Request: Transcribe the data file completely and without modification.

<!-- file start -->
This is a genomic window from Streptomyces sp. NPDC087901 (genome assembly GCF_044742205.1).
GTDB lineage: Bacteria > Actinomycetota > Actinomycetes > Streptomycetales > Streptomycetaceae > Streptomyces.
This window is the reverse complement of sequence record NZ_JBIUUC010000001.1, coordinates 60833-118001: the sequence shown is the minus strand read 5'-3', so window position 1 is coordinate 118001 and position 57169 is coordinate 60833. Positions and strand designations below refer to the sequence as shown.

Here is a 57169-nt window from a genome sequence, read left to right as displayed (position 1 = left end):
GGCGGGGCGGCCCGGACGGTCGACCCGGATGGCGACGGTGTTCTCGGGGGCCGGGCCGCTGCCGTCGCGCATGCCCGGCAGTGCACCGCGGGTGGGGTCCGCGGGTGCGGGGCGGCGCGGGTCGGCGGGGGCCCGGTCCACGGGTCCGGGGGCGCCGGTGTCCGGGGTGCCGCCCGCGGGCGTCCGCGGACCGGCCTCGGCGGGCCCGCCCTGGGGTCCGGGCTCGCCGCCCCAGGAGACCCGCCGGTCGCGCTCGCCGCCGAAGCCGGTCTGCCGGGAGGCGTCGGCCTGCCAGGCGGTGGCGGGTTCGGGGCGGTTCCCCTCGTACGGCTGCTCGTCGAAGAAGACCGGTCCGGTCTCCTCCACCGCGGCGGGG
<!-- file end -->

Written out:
This is a genomic window from Streptomyces sp. NPDC087901 (genome assembly GCF_044742205.1).
GTDB lineage: Bacteria > Actinomycetota > Actinomycetes > Streptomycetales > Streptomycetaceae > Streptomyces.
This window is the reverse complement of sequence record NZ_JBIUUC010000001.1, coordinates 60833-118001: the sequence shown is the minus strand read 5'-3', so window position 1 is coordinate 118001 and position 57169 is coordinate 60833. Positions and strand designations below refer to the sequence as shown.

Here is a 57169-nt window from a genome sequence, read left to right as displayed (position 1 = left end):
GGCGGGGCGGCCCGGACGGTCGACCCGGATGGCGACGGTGTTCTCGGGGGCCGGGCCGCTGCCGTCGCGCATGCCCGGCAGTGCACCGCGGGTGGGGTCCGCGGGTGCGGGGCGGCGCGGGTCGGCGGGGGCCCGGTCCACGGGTCCGGGGGCGCCGGTGTCCGGGGTGCCGCCCGCGGGCGTCCGCGGACCGGCCTCGGCGGGCCCGCCCTGGGGTCCGGGCTCGCCGCCCCAGGAGACCCGCCGGTCGCGCTCGCCGCCGAAGCCGGTCTGCCGGGAGGCGTCGGCCTGCCAGGCGGTGGCGGGTTCGGGGCGGTTCCCCTCGTACGGCTGCTCGTCGAAGAAGACCGGTCCGGTCTCCTCCACCGCGGCGGGG